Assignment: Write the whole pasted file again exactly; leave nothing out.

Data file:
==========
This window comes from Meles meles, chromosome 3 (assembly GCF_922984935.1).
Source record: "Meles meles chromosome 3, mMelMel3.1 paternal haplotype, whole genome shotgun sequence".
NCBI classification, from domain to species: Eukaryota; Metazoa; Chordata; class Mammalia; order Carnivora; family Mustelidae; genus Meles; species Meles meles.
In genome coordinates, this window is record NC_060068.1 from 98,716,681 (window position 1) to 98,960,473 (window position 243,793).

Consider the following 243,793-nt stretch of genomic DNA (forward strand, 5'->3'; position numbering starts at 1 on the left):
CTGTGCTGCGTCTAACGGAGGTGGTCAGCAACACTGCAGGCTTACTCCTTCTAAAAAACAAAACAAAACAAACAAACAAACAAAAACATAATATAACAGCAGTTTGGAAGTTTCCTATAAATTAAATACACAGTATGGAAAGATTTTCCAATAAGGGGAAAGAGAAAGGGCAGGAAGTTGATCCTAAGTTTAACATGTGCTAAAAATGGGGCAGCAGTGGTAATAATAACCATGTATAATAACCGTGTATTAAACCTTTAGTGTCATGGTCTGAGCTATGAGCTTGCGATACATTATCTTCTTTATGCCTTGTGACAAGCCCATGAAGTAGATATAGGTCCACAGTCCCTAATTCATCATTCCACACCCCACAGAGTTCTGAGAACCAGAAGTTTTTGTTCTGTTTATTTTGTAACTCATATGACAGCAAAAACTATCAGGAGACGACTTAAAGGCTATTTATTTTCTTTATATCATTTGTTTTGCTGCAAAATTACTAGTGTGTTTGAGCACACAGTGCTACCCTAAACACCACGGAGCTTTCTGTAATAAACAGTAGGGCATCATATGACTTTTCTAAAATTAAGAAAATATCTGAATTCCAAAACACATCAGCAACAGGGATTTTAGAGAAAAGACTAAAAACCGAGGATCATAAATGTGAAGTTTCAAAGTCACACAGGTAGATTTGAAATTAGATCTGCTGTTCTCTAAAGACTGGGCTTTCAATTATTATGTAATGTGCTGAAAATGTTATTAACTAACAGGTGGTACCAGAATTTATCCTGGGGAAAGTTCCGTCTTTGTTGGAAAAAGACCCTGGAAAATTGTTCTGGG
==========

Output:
This window comes from Meles meles, chromosome 3 (assembly GCF_922984935.1).
Source record: "Meles meles chromosome 3, mMelMel3.1 paternal haplotype, whole genome shotgun sequence".
NCBI classification, from domain to species: Eukaryota; Metazoa; Chordata; class Mammalia; order Carnivora; family Mustelidae; genus Meles; species Meles meles.
In genome coordinates, this window is record NC_060068.1 from 98,716,681 (window position 1) to 98,960,473 (window position 243,793).

Consider the following 243,793-nt stretch of genomic DNA (forward strand, 5'->3'; position numbering starts at 1 on the left):
CTGTGCTGCGTCTAACGGAGGTGGTCAGCAACACTGCAGGCTTACTCCTTCTAAAAAACAAAACAAAACAAACAAACAAACAAAAACATAATATAACAGCAGTTTGGAAGTTTCCTATAAATTAAATACACAGTATGGAAAGATTTTCCAATAAGGGGAAAGAGAAAGGGCAGGAAGTTGATCCTAAGTTTAACATGTGCTAAAAATGGGGCAGCAGTGGTAATAATAACCATGTATAATAACCGTGTATTAAACCTTTAGTGTCATGGTCTGAGCTATGAGCTTGCGATACATTATCTTCTTTATGCCTTGTGACAAGCCCATGAAGTAGATATAGGTCCACAGTCCCTAATTCATCATTCCACACCCCACAGAGTTCTGAGAACCAGAAGTTTTTGTTCTGTTTATTTTGTAACTCATATGACAGCAAAAACTATCAGGAGACGACTTAAAGGCTATTTATTTTCTTTATATCATTTGTTTTGCTGCAAAATTACTAGTGTGTTTGAGCACACAGTGCTACCCTAAACACCACGGAGCTTTCTGTAATAAACAGTAGGGCATCATATGACTTTTCTAAAATTAAGAAAATATCTGAATTCCAAAACACATCAGCAACAGGGATTTTAGAGAAAAGACTAAAAACCGAGGATCATAAATGTGAAGTTTCAAAGTCACACAGGTAGATTTGAAATTAGATCTGCTGTTCTCTAAAGACTGGGCTTTCAATTATTATGTAATGTGCTGAAAATGTTATTAACTAACAGGTGGTACCAGAATTTATCCTGGGGAAAGTTCCGTCTTTGTTGGAAAAAGACCCTGGAAAATTGTTCTGGG